Science may never come up with a better office communication system than the coffee break. ~Earl Wilson

Have you ever looked at a flow chart, and no matter how much is on that chart, it still feels somehow empty? This is a great way to break down work, but something is still missing?

Something is behind that feeling. Invisible lines are drawn between all of those boxes that are not vertical or dashed, but flow around and past in all directions. These are the lines of trust and communication, how people relate to one another on a regular basis, how much of the work really gets done, the net that captures and harvests the ideas that make’s up the net of the work. This is the organization’s informal network.

Over the last decade, researchers have been starting to analyze how these networks operate and what characteristics they have. Basic tools like Twitter and LinkedIn connect us in a myriad of ways and allow us to connect to people who were out of reach before. You are no longer separated from Kevin Bacon by six degrees.  (See @kevinbacon on Twitter if you don’t believe me.)

Network analysis has come to the organization and is looking at how people really communicate and make decisions.   Systems are combing through emails, assessments, chats, and other communications tools to help better understand the critical roles people play behind the organizational chart. These analyses are often done at various levels, from the divisions down to the individual. For example, how does Customer Service speak with Sales or Product Development? It would seem to be a critical path as Customer Service works daily with the core audience, but often there are very few links between the two. This would represent a significant opportunity to improve products with a better customer focus. – graphic credit @KanneticConnect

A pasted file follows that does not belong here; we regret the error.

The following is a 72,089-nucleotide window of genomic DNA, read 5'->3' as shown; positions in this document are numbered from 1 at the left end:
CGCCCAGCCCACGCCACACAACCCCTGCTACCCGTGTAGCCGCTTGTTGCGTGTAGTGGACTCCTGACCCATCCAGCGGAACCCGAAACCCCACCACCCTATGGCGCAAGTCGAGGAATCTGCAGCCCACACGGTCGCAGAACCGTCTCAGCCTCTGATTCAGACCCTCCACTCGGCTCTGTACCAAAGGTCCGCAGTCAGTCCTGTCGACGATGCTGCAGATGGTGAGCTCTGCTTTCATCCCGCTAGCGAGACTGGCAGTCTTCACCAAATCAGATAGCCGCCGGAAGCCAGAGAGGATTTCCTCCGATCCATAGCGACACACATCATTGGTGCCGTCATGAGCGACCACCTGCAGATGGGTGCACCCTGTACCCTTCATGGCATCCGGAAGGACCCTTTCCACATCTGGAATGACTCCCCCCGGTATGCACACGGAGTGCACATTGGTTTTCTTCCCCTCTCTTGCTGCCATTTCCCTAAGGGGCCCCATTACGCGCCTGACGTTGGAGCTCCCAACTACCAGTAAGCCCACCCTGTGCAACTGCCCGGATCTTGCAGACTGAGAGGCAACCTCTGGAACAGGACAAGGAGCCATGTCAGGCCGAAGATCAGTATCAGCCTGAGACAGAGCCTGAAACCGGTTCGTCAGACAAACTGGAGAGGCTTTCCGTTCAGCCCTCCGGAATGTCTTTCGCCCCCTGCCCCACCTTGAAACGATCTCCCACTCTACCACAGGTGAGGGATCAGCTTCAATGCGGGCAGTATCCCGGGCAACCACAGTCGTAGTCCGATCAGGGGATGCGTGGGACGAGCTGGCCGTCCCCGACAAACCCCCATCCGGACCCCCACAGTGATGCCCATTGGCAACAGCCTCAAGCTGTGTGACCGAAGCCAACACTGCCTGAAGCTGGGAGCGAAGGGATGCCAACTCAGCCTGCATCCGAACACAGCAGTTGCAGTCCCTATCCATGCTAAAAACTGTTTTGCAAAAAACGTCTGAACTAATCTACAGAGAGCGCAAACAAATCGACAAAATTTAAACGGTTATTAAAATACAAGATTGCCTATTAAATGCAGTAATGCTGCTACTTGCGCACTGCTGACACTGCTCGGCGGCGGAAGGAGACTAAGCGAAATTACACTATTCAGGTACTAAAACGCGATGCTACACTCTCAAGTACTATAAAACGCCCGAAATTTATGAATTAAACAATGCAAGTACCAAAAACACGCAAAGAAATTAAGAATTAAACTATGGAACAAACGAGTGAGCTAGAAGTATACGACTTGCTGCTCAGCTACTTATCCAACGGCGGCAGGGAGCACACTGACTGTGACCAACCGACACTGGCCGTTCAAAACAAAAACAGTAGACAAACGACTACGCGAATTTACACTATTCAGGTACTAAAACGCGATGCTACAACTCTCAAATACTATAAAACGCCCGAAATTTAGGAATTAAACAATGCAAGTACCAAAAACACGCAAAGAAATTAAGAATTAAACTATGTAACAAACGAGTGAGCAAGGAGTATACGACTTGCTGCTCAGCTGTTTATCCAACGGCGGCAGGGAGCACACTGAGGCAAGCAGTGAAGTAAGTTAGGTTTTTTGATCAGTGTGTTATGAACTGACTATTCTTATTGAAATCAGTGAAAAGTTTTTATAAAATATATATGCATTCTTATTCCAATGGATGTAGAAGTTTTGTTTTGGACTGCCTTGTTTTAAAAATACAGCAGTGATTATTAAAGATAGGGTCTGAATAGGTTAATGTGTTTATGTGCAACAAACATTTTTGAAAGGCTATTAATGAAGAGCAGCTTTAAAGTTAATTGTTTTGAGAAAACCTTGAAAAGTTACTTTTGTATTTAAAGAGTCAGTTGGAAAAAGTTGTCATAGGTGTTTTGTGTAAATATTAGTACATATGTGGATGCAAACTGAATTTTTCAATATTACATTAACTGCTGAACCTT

As an individual leader, you can also see who and how value is created. Networks are divided into brokers and closers (Burt and Ronchi). Brokers have many connections across an organization allowing them to identify opportunities. Closers have fewer but tighter relationships giving them access to people who can execute. Brokers set up decisions to be made and closers get decisions made.

Do you know if you are a broker or a closer? Identifying where you are a broker or a closer and then managing more closely how you want to use this influence is one way you can increase career success. It’s been empirically shown that more than 50% of the variance that predicts your next performance rating and promotion is determined by how well you manage your network. What are you waiting for?  Get busy mapping and managing that precious network!

If this topic intrigues you – as it does me – here are two great resources to learn more: – Data driven analytics and specific, actionable insights to help drive your own and your team’s performance – check out the site to map and manage organizational network in an easy and actionable way – It’s FREE

Teaching Executives to See Social Capital: Results from a field experiment. Burt and Ronchi.

Laura Guenther is the Principal Consultant and Speaker at Mainville Guenther Consulting and is also the Founding Director of the Center for Leadership Excellence at the University of Texas.  She is passionate about creating business results through Leadership and Organizational Effectiveness. Laura has coached and partnered with leaders in Fortune 500 companies for over 20 years helping them create tangible business results. You can follow her on Twitter @LauraGuenther or email her.